Video: Cottonmouth Combat

Georgia Wild masthead: cottonmouth (Matthew Moore/DNR)


- Spotting spiders

- Nandina's downfall

- Cottonmouth combat

- Buy a license, help wildlife

spidey sense: joros and why all the webs?

Dorsal (left) and ventral views of female Joros (left, Anna Yellin/DNR; Abbie Abouhamdan/DNR)

Dorsal (left) and ventral views of female Joros (left, Anna Yellin/DNR; Abbie Abouhamdan/DNR)


Considering the numbers of Joro spiders around this year, northeast Georgians might not need to add decorations for Halloween.

The big East Asian spiders, first documented in North America eight years ago in north Georgia, have spread across the region (Spider weaves way,” Oct. 27).

But early fall is also when native spiders are often more obvious around the yard. Why? And what, if anything, should you do if you find a Joro?

First, according to entomologist Richard Hoebeke of the Georgia Museum of Natural History there are several reasons why you are seeing more webs this time of year.

Some spiders, including many orb-weavers, are nocturnal. Shorter days mean more time to spin and tend webs. Fall is also when spiders are full-grown – it’s their breeding season – and they build larger webs with stronger silk. Bigger webs catch more insects, which especially benefits females, which need to eat more to produce thousands of eggs.

As for Joros, their impact on native invertebrate communities is not known yet. Some scientists think they are out-competing native spiders. Hoebeke, associate curator of insects at the University of Georgia museum, believes there are so many Joros that homeowners killing them will not stem the invasion.

Yet while that view sounds sobering, Hoebeke is not pessimistic. He believes the insect community will reach a natural balance as more species recognize Joros as a threat and a resource. For example, he has noticed that mud daubers have discovered the newcomers are excellent food for the wasps' developing offspring.

Trying to tell if a spider is a Joro or not? Click the guide below for a closer look.

Guide comparing Joros and other large Georgia yard spiders (DNR)

(Created by Abbie Abouhamdan, DNR GIS specialist)


Nandina berries. (Terry W. Johnson)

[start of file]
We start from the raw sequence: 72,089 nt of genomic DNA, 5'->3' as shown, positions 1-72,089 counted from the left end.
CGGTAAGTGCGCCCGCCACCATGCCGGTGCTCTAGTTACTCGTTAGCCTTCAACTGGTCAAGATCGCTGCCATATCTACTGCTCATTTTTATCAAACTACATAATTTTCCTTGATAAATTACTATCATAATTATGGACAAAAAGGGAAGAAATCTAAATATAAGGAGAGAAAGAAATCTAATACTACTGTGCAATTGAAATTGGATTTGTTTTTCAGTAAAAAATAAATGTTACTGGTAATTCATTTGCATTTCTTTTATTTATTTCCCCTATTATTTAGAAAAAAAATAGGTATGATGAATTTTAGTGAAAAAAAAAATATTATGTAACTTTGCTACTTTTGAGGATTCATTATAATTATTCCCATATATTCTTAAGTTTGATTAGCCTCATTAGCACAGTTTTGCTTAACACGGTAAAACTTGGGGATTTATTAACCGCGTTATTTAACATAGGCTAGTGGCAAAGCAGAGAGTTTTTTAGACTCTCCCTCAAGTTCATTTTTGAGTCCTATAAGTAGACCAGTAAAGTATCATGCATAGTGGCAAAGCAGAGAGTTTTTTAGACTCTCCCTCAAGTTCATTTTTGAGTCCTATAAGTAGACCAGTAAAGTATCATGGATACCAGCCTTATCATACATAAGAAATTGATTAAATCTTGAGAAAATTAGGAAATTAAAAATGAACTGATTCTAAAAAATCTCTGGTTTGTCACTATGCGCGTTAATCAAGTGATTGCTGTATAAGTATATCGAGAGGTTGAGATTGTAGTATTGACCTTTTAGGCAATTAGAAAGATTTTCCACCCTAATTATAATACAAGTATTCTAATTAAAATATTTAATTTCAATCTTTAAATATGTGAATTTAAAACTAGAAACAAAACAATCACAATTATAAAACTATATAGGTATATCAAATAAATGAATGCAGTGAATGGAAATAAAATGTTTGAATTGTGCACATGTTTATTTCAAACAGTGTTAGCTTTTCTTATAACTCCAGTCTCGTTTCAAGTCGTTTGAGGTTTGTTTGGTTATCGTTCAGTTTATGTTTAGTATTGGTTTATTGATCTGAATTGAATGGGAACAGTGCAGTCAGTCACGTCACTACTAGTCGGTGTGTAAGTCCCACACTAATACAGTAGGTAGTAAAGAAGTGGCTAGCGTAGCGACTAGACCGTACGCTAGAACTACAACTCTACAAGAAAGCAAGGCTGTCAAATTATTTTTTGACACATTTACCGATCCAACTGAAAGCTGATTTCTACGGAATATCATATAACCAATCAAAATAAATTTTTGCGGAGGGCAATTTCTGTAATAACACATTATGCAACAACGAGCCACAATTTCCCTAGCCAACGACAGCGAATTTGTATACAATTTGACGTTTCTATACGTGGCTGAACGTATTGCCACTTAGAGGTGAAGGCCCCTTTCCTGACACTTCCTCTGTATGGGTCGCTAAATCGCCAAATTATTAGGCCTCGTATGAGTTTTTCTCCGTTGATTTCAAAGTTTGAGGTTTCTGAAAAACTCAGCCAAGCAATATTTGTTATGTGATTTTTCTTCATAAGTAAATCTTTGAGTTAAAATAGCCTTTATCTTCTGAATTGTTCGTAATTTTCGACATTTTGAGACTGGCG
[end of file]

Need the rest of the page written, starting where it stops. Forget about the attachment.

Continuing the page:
Nandina berries.(Terry W. Johnson)


Nandina's history in North America spans more than two centuries. The popular ornamental reached our shores in 1804, an export from the Orient deemed suitable for the New World.

This plant also known as heavenly or Chinese bamboo seemed ideal. Hardy and able to grow in wet and dry soils, it sported dark green foliage and bright red berries that hung on through winter, adding color to an otherwise dull landscape.

Wildlife and garden experts even touted nandina as a valuable wildlife food plant. The persistent berries provided much-needed food for birds during a season when food is scarce.

But in the 1960s, the plant's stellar patina began to crack. First came the news that nandina was escaping yards and invading wild lands. Then, amid reports of birds dying, scientists discovered that heavenly bamboo had an ever darker side …

Read more about nandina’s fall from grace, including alternatives for your yard.

Terry W. Johnson is a retired DNR program manager and executive director of TERN, the Wildlife Conservation Section’s friends group. Check out past columns, his Backyard Wildlife Connection blog and his book “A Journey of Discovery: Monroe County Outdoors.” Permission is required to reprint his columns.


Male cottonmouths fighting in Bulloch County creek (Matthew Moore/DNR)

Moccasin males about to tangle (Matthew Moore/DNR)

Walking up on two big cottonmouths fighting in a creek would cause many people to walk away. For Statesboro’s Matthew Moore, however, the recent encounter in a Bulloch County swamp offered the welcomed chance to watch and video the male-on-male combat of these iconic snakes.

Moore said that while most snakes mate in spring, the prime time for cottonmouths and other pit vipers is late summer through early fall. That’s when males vying for females tangle in dance-like tussles, intertwining, rising up to gain advantage and trying repeatedly to push the other snake down.